Shanghai and dry

ABOUT A BRO - Ralph Mendoza (The Philippine Star) - September 2, 2016 - 12:00am

I’ll start with the ending: the new water-repellent Chuck II saved me.

After landing Friday night back in Manila, I was able to chase an Uber from the arrival bay, load my luggage, brisk walk in and out of a 24-hour no-drive-through Jollibee for hot tuna pies and Chicken Joy — all in raging midnight rain and puddles of muddy water, but with my feet as dry as a mouthful of polvoron. Sorry if that sounded like a foot disease. I have not written in years.

A few days later, another test. I had an outdoor shoot, and every time I looked down, torrents of rainwater would just slide over the Chuck IIs. A friend thought I sprayed my Chucks with something but it was really the Shield Canvas that repelled the water.

Sneaker science, man. The new Converse Chuck Taylor II aced the weather exams.

But memories first: the two nights we spent prior in Shanghai. Out there in the most populated city in China, we, along with press from around the region, recently had the pleasure of attending the Converse Counter Climate event and launch party. It was held at the beautiful, historical boutique hotel called The Waterhouse at the South Bund — a repurposed 1930s dockyard building and warehouse overlooking the Huangpu river and Pudong skyline.

Musicians, artists, designers, and personalities from all over the region and beyond — Philippines, Thailand, Malaysia, Indonesia, Singapore, even Australia — were flown in for the launch.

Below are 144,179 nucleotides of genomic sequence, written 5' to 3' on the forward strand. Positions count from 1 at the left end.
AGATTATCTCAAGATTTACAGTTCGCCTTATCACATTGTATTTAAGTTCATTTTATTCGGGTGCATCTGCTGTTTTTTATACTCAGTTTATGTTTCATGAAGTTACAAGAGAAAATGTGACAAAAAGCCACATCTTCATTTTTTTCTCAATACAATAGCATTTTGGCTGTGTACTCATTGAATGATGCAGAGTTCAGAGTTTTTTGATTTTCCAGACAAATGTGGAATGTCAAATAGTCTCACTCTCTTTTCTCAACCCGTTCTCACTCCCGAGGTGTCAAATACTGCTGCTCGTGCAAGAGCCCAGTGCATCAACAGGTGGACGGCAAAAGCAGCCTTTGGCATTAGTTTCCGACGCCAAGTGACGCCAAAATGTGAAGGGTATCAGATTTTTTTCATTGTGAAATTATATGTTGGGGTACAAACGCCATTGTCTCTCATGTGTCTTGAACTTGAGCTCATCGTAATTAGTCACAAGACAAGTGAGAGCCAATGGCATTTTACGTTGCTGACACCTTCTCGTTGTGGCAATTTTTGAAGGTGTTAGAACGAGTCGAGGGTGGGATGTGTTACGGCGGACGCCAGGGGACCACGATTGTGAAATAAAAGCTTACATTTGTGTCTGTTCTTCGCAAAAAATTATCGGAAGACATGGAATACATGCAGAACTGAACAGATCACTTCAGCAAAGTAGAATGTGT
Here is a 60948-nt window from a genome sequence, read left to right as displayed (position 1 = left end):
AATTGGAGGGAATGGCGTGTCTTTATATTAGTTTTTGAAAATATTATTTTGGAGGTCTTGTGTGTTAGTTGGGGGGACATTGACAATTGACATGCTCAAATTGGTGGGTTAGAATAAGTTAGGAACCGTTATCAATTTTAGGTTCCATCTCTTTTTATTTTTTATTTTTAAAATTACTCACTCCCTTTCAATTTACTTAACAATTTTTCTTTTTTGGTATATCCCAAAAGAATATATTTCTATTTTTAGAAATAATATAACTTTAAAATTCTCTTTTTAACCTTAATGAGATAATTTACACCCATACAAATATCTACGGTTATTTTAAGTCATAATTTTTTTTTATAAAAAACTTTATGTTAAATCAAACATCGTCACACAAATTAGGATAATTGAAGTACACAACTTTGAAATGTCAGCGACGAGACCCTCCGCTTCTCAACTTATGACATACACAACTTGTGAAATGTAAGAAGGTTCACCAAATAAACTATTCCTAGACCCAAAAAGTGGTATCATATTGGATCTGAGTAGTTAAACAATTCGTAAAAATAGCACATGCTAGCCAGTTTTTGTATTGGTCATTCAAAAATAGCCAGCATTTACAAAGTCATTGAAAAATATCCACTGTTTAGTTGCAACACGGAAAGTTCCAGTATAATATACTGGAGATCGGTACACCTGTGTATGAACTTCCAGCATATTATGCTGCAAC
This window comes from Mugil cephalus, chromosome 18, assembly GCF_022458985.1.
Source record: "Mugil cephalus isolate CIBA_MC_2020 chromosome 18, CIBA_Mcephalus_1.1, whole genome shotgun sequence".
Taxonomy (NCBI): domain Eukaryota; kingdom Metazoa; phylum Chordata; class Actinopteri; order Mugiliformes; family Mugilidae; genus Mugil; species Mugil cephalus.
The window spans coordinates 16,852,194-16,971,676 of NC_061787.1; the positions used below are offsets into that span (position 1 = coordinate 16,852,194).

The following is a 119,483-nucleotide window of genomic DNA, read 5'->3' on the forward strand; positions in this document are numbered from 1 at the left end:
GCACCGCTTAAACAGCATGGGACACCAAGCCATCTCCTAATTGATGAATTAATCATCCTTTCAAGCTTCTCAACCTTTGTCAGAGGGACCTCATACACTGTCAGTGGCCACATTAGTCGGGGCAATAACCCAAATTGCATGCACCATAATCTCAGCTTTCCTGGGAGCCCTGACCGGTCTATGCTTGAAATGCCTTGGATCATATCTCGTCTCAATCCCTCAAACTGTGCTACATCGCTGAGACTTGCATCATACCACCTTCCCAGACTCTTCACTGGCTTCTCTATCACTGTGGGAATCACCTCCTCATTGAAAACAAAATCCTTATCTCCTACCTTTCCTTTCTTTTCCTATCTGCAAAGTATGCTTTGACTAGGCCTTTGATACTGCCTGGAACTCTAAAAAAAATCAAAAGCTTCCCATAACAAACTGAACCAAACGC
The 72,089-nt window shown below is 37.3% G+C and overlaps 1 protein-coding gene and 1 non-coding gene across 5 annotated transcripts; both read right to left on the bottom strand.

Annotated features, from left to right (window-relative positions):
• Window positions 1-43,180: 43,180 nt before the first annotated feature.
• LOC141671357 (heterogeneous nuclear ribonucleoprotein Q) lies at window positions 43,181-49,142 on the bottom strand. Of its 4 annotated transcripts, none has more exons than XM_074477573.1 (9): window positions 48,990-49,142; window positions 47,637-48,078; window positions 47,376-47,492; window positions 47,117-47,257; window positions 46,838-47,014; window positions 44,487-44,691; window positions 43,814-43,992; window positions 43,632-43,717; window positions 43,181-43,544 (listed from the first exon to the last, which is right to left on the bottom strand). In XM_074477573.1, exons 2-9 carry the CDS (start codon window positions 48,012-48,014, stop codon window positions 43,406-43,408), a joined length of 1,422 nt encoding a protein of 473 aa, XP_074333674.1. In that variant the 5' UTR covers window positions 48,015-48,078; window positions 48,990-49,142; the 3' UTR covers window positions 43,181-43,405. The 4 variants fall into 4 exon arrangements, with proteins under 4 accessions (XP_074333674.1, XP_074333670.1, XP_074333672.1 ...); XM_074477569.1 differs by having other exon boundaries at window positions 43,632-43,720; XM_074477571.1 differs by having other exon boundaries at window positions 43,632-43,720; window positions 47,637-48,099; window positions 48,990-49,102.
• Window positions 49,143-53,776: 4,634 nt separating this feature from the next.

Dinner at the sprawling Yunnan restaurant Lost Heaven was nothing short of authentic, with dishes such as the Tibetan-style grilled lamb chops which were so good it brought me straight to the monk zone; string beans in Burmese shrimp paste which is practically a cousin of our local bagoong, and two hardcore fruit platters, among many other hits.

We shared the table with Thai delegates, one of whom was this dude named Apichit Vivatvakin, a collector with over 350 pairs of Converse sneakers. It was meal-stopping trivia, as far as anyone who heard it was concerned. As to why he continues to do it, Apichit shrugs and smiles as I infer our mutual addiction to Converse. The love is self-explanatory. That, and a bit of a language barrier.

If you’re a fan of the Converse brand, you’ll know the iconic Chuck Taylor underwent its first redesign in 98 years — 98! — just last year to create its descendant, the Chuck II. You could say the redesign looks like its parent, but upon closer inspection, you’ll see it’s got the understated touches of Nike here and there. A lightweight Lunarlon cushioned insole — the same material Nike uses in its running and basketball footwear — was its biggest update then, as well as other aesthetic finishes.